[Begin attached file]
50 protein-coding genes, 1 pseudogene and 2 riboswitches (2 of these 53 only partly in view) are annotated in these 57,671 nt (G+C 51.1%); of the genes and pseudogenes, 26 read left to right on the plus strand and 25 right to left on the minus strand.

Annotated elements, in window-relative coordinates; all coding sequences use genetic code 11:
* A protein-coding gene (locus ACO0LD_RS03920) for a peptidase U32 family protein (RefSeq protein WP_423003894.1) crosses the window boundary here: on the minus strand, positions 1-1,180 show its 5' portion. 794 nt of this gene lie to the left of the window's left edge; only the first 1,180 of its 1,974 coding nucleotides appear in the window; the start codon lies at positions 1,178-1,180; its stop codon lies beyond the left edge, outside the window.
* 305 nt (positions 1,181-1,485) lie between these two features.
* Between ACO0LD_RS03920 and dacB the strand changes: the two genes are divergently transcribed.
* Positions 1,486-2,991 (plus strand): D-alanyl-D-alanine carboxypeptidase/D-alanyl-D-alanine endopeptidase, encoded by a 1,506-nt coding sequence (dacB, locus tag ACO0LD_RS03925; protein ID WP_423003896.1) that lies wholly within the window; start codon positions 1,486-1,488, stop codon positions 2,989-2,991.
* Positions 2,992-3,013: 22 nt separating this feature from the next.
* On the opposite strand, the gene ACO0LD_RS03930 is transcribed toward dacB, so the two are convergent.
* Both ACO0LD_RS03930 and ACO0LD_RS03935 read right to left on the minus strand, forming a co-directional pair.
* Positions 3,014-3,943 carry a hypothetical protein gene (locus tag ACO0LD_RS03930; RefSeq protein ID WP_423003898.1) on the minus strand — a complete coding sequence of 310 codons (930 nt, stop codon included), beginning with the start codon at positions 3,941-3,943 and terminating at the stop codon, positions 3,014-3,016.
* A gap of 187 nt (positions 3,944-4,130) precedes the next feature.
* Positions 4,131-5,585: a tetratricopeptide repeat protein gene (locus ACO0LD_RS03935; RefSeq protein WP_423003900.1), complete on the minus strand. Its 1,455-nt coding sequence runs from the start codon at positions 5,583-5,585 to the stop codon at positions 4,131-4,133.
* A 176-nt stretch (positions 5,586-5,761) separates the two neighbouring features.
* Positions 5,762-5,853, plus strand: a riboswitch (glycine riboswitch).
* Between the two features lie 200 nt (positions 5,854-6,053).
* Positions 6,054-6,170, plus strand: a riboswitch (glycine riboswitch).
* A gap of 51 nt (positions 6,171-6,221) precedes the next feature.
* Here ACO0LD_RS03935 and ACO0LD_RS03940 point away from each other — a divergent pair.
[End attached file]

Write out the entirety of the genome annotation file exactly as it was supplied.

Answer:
50 protein-coding genes, 1 pseudogene and 2 riboswitches (2 of these 53 only partly in view) are annotated in these 57,671 nt (G+C 51.1%); of the genes and pseudogenes, 26 read left to right on the plus strand and 25 right to left on the minus strand.

Annotated elements, in window-relative coordinates; all coding sequences use genetic code 11:
* A protein-coding gene (locus ACO0LD_RS03920) for a peptidase U32 family protein (RefSeq protein WP_423003894.1) crosses the window boundary here: on the minus strand, positions 1-1,180 show its 5' portion. 794 nt of this gene lie to the left of the window's left edge; only the first 1,180 of its 1,974 coding nucleotides appear in the window; the start codon lies at positions 1,178-1,180; its stop codon lies beyond the left edge, outside the window.
* 305 nt (positions 1,181-1,485) lie between these two features.
* Between ACO0LD_RS03920 and dacB the strand changes: the two genes are divergently transcribed.
* Positions 1,486-2,991 (plus strand): D-alanyl-D-alanine carboxypeptidase/D-alanyl-D-alanine endopeptidase, encoded by a 1,506-nt coding sequence (dacB, locus tag ACO0LD_RS03925; protein ID WP_423003896.1) that lies wholly within the window; start codon positions 1,486-1,488, stop codon positions 2,989-2,991.
* Positions 2,992-3,013: 22 nt separating this feature from the next.
* On the opposite strand, the gene ACO0LD_RS03930 is transcribed toward dacB, so the two are convergent.
* Both ACO0LD_RS03930 and ACO0LD_RS03935 read right to left on the minus strand, forming a co-directional pair.
* Positions 3,014-3,943 carry a hypothetical protein gene (locus tag ACO0LD_RS03930; RefSeq protein ID WP_423003898.1) on the minus strand — a complete coding sequence of 310 codons (930 nt, stop codon included), beginning with the start codon at positions 3,941-3,943 and terminating at the stop codon, positions 3,014-3,016.
* A gap of 187 nt (positions 3,944-4,130) precedes the next feature.
* Positions 4,131-5,585: a tetratricopeptide repeat protein gene (locus ACO0LD_RS03935; RefSeq protein WP_423003900.1), complete on the minus strand. Its 1,455-nt coding sequence runs from the start codon at positions 5,583-5,585 to the stop codon at positions 4,131-4,133.
* A 176-nt stretch (positions 5,586-5,761) separates the two neighbouring features.
* Positions 5,762-5,853, plus strand: a riboswitch (glycine riboswitch).
* Between the two features lie 200 nt (positions 5,854-6,053).
* Positions 6,054-6,170, plus strand: a riboswitch (glycine riboswitch).
* A gap of 51 nt (positions 6,171-6,221) precedes the next feature.
* Here ACO0LD_RS03935 and ACO0LD_RS03940 point away from each other — a divergent pair.